After clearly being puzzled by Genworth Mortgage Insurance Australia’s (ASX: GMA) double-headed announcement today, the market ended up pushing the stock 1.75% higher at the close.
Driven by better-than-expected performance on net claims, the company reported underlying NPAT of $134.3m - including underwriting result of $172.5m - up 76% on the previous period and well ahead of Goldman Sachs ($95.2m).
But due to unrealised mark to market investment losses of $162.1m mainly on the bond portfolio, statutory NPAT of $18.9m was materially lower, down -68% on the previous period.
The company paid a higher 12c interim fully franked dividend to shareholders, payable 31 August 2022.
The second part of the company’s two-part announcement today was decidedly more encouraging for shareholders.
To gear up for a tightening housing and investment market environment in the second half, the company announced an on-market share buy-back for shares up to a maximum aggregate value of $100m.
Based on its last closing price of $2.88, the buyback represents 9.2% of its issued share capital, or around 34.7m shares.
Today’s buyback decision follows shareholder approval to [ buy back] up to 60m shares at the 2022 AGM.
The net earned premium of $217m was 16% ahead of Goldman Sachs and up 27% on the previous period.
CEO Pauline Blight-Johnston describes the interim result as “another strong underlying financial performance" with the group remaining "well-positioned to continue to support Australians through the changing economic environment ahead.”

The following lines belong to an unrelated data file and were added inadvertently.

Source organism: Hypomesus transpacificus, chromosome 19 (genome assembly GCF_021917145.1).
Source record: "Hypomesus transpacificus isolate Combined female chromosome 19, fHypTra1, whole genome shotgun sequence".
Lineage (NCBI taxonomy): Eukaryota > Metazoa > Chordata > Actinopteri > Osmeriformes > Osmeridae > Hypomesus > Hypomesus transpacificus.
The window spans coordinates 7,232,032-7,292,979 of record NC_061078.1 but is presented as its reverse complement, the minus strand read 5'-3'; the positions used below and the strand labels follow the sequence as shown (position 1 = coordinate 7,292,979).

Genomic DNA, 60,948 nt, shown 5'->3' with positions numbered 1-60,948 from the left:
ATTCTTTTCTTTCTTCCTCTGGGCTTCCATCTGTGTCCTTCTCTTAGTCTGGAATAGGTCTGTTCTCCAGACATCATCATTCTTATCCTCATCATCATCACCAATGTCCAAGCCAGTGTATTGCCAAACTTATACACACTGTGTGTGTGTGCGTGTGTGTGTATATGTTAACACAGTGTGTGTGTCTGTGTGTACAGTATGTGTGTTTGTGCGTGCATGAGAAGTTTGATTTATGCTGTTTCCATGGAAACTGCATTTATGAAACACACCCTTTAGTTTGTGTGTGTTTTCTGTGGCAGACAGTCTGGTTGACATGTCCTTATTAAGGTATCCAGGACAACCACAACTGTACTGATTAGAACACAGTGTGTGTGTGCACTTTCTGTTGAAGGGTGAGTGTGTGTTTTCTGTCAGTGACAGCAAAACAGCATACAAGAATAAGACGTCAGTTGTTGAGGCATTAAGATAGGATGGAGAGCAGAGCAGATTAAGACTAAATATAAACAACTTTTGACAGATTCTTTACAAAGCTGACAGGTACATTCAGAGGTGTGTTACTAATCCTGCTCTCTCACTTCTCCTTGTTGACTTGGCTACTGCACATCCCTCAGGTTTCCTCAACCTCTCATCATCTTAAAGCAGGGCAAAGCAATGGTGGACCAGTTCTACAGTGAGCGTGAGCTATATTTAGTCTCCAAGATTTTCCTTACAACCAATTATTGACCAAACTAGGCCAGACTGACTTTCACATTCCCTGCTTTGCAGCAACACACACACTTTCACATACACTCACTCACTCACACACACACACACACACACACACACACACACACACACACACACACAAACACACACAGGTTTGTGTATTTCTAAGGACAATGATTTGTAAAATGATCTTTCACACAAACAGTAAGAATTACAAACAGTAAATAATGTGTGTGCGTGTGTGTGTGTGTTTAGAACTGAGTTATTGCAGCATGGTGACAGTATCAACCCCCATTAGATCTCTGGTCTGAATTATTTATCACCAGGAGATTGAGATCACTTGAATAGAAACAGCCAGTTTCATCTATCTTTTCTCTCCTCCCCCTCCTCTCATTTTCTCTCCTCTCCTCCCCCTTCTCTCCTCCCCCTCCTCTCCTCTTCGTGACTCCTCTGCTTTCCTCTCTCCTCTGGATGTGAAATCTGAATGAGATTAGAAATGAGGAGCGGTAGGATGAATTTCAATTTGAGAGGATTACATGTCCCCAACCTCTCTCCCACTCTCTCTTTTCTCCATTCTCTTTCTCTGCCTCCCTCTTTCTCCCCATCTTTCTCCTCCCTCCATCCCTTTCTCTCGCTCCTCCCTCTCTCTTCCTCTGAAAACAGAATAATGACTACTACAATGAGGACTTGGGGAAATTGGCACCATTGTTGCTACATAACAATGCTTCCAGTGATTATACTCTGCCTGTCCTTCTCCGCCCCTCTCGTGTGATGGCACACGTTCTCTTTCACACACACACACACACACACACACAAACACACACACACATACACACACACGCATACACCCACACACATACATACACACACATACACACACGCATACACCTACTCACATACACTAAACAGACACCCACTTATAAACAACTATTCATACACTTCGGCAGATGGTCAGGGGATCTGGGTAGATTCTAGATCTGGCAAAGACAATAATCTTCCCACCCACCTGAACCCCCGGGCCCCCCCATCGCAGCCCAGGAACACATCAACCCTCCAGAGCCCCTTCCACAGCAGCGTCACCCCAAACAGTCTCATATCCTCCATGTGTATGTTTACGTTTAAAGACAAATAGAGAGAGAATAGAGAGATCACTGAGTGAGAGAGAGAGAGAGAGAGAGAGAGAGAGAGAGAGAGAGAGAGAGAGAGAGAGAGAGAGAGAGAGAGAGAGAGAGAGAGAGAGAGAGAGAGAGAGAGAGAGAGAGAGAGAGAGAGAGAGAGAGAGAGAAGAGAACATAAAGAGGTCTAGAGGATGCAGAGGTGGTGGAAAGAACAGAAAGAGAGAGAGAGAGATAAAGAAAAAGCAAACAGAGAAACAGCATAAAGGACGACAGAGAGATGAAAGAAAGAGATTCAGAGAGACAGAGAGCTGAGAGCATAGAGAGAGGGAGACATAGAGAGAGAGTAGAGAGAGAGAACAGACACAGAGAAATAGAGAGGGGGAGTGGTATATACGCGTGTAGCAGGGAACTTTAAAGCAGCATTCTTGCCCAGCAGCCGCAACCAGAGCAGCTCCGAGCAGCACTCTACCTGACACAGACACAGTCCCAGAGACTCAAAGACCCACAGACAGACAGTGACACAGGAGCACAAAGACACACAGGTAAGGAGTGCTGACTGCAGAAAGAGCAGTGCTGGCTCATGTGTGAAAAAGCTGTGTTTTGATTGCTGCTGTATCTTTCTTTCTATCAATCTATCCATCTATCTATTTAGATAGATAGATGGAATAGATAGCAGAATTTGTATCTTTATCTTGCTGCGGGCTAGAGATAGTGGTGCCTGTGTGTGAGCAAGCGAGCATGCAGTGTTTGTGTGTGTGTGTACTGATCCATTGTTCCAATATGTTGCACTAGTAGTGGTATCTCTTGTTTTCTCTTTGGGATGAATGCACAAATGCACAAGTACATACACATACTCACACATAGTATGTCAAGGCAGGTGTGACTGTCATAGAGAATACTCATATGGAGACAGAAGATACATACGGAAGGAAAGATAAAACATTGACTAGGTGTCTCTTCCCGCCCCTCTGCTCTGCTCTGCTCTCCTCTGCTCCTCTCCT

She attributes the strong underwriting result to higher earned premium and negative net claims incurred.
“Whilst rising bond yields have caused short term mark to market investment losses, increased bond yields are positive for future profitability,” Blight-Johnston noted.
Cash and investments fell -8.7% to $3.4bn, while net investment income was a loss of -$142.2m.
FY22 net incurred claims are expected to be within a range of $0 to $50m, while the net earned premium is expected in a range of $375m to $435m, up from the previous guidance range of $315m to $375m provided at FY21.
For the full year, gross written premiums are likely to remain below 2021 levels as industry new loan commitments slow, particularly for first-home buyers and other higher loan to value (LVR) lending.
"The extent of any further unrealised investment gains or losses will primarily depend on movements in bond rates which remain uncertain in the current environment," the $1.1bn group noted.
“Higher bond rates are expected to benefit second half FY22 interest income and are positive for future profitability.”
Get the latest news and media direct to your inbox